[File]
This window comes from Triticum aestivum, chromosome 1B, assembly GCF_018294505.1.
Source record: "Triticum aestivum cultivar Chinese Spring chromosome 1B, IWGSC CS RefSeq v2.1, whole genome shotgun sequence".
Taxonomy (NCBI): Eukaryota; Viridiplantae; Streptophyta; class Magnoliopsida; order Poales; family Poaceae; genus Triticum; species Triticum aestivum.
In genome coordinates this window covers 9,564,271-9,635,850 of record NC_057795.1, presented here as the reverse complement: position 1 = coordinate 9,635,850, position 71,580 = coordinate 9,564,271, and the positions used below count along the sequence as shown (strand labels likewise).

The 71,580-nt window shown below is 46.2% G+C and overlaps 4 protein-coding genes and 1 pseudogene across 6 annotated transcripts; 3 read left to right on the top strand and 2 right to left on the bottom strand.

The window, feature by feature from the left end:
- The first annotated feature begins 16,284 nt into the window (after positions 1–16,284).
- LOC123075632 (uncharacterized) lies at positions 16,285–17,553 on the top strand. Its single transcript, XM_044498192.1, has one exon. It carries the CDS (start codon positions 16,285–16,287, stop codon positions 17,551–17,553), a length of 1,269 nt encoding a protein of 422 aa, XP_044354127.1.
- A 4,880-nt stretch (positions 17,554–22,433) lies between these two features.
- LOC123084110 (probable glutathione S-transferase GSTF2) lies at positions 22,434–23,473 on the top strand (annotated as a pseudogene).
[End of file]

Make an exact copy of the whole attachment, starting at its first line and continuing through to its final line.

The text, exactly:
This window comes from Triticum aestivum, chromosome 1B, assembly GCF_018294505.1.
Source record: "Triticum aestivum cultivar Chinese Spring chromosome 1B, IWGSC CS RefSeq v2.1, whole genome shotgun sequence".
Taxonomy (NCBI): Eukaryota; Viridiplantae; Streptophyta; class Magnoliopsida; order Poales; family Poaceae; genus Triticum; species Triticum aestivum.
In genome coordinates this window covers 9,564,271-9,635,850 of record NC_057795.1, presented here as the reverse complement: position 1 = coordinate 9,635,850, position 71,580 = coordinate 9,564,271, and the positions used below count along the sequence as shown (strand labels likewise).

The 71,580-nt window shown below is 46.2% G+C and overlaps 4 protein-coding genes and 1 pseudogene across 6 annotated transcripts; 3 read left to right on the top strand and 2 right to left on the bottom strand.

The window, feature by feature from the left end:
- The first annotated feature begins 16,284 nt into the window (after positions 1–16,284).
- LOC123075632 (uncharacterized) lies at positions 16,285–17,553 on the top strand. Its single transcript, XM_044498192.1, has one exon. It carries the CDS (start codon positions 16,285–16,287, stop codon positions 17,551–17,553), a length of 1,269 nt encoding a protein of 422 aa, XP_044354127.1.
- A 4,880-nt stretch (positions 17,554–22,433) lies between these two features.
- LOC123084110 (probable glutathione S-transferase GSTF2) lies at positions 22,434–23,473 on the top strand (annotated as a pseudogene).